A meta-analysis conducted on 9 studies showed mixed findings on the efficacy of omega-3 polyunsaturated fatty acid (n-3 PUFA) supplements in reducing depressive symptoms among adults over 60.
A meta-analysis conducted on 9 studies showed mixed findings on the efficacy of omega-3 polyunsaturated fatty acid (n-3 PUFA) supplements in reducing depressive symptoms among adults over 60. In identifying specific moderating effects, however, dosage over 1.5 g/day of n-3 PUFA compared with placebo was found to reduce depression in an older population, according to a study published in the Journal of Affective Disorders.
Relevant electronic databases were searched for eligible studies from their inception through June 4, 2018, including MEDLINE, EMBASE, Web of Science, Cochrane Library, PsycINFO, Global Health databases, CINAHL, ClinicalTrials.gov, and the Chinese Biomedical Medicine Database. Data were extracted and assessed from 9 randomized controlled trials that met specific inclusion criteria: participants aged 60 and up, interventions consisting of n-3 PUFAs without other depression treatment, comparison groups receiving placebo, and symptoms measured by depression rating scales as the main outcome. Moderator analyses were used to highlight factors that influence variability of effect size, including dosage, baseline depression, intervention duration, comorbidities, and ratio of eicospentaenoic acid and docosahexaenoic acid in the n-3 PUFA supplement composition.
Study results showed n-3 PUFA supplements reduced depressive symptoms in older adults; however, the differences between n-3 PUFA and control conditions were found to be statistically nonsignificant in treating depressive symptoms. Meta-regression analyses found that interventions with n-3 PUFA dosage greater than 1.5 g/day had a statistically significant effect size of -0.428 (95% CI, -0.822 to -0.035). Researchers did not find significant moderating effects on depression symptoms associated with intervention duration, baseline depression, comorbid disease, or the eicospentaenoic acid to docosahexaenoic acid ratio.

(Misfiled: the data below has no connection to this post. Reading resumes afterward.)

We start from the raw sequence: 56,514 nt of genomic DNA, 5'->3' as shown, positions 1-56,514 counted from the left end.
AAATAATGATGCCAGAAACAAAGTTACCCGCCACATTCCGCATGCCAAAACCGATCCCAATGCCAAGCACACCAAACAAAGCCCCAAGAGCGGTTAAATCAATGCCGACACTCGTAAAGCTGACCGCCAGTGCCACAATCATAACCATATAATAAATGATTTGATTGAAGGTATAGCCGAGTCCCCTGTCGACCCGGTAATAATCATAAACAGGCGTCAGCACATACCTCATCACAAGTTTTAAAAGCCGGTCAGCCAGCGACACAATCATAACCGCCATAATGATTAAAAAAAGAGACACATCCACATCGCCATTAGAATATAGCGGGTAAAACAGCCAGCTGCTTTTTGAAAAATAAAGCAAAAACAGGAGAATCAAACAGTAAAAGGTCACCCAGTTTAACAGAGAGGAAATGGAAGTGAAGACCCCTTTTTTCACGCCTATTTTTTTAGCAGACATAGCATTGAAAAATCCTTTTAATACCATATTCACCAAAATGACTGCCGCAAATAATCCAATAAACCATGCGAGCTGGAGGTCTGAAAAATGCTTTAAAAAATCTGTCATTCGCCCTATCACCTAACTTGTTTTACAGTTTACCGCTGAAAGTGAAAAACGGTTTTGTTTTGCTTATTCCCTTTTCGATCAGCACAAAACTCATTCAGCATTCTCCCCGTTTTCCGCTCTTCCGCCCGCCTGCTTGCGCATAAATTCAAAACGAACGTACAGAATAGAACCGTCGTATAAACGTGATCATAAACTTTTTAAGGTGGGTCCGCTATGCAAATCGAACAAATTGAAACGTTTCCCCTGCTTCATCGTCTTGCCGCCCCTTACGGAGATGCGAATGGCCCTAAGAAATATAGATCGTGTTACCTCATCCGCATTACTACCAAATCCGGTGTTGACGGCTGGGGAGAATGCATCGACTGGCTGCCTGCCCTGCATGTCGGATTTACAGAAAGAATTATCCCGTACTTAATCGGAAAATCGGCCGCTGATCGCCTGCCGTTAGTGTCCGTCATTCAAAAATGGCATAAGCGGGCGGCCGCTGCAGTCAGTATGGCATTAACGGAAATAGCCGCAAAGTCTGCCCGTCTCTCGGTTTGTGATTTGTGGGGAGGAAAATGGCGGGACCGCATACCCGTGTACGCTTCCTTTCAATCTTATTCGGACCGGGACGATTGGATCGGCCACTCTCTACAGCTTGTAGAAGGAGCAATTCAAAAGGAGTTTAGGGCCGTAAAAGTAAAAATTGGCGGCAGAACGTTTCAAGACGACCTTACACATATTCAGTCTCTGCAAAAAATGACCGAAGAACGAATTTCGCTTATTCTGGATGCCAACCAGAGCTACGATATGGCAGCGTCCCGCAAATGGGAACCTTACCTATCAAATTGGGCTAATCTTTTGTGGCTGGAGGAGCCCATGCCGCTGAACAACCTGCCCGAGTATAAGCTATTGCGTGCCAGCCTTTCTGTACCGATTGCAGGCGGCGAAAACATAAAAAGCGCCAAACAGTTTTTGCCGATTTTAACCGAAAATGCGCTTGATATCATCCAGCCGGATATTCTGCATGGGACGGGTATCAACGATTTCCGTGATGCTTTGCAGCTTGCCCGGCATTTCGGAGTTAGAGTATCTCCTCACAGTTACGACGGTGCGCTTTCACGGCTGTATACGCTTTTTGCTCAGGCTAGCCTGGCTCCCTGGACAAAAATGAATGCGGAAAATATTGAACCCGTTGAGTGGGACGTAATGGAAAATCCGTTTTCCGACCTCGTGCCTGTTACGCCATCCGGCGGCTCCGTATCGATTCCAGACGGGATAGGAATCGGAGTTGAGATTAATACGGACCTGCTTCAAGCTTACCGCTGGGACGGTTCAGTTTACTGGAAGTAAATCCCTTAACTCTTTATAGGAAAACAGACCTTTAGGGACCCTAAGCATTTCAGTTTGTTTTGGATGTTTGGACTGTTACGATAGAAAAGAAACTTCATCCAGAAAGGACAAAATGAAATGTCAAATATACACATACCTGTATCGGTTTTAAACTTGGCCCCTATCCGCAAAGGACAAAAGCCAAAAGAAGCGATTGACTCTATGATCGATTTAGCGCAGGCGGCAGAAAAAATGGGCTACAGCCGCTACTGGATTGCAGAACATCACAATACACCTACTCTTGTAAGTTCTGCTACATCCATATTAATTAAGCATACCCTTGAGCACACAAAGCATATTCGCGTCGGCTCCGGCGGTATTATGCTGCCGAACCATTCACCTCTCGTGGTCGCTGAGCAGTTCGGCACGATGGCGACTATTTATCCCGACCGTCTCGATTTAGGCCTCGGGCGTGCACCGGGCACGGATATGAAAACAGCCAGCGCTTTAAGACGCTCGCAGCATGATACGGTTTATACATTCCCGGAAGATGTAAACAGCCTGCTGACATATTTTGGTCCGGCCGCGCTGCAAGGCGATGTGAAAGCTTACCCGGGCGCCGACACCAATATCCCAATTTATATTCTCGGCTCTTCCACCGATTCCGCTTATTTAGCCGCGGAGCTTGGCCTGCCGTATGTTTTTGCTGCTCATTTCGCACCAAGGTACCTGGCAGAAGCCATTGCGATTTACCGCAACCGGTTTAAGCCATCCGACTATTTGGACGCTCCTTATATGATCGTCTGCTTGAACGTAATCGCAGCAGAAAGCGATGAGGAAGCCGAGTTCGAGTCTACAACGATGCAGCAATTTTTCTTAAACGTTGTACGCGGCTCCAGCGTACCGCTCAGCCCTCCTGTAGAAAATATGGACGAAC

A limitation of using only 9 studies provided limited statistical power for moderator analysis, which typically requires the inclusion of least 20 studies; therefore, the results of this review are suggestive. A second limitation was that researchers only reviewed studies published in English or Chinese, potentially causing study selection bias.
The present study found n-3 PUFA treatment with dosage greater than 1.5 g/day effectively reduced depressive symptoms in older adults. Besides dosage, meta-regression analyses did not find other moderating effects significant on depressive symptoms. Further randomized controlled trials that are high in quality and have large cohorts are needed to confirm current conclusions.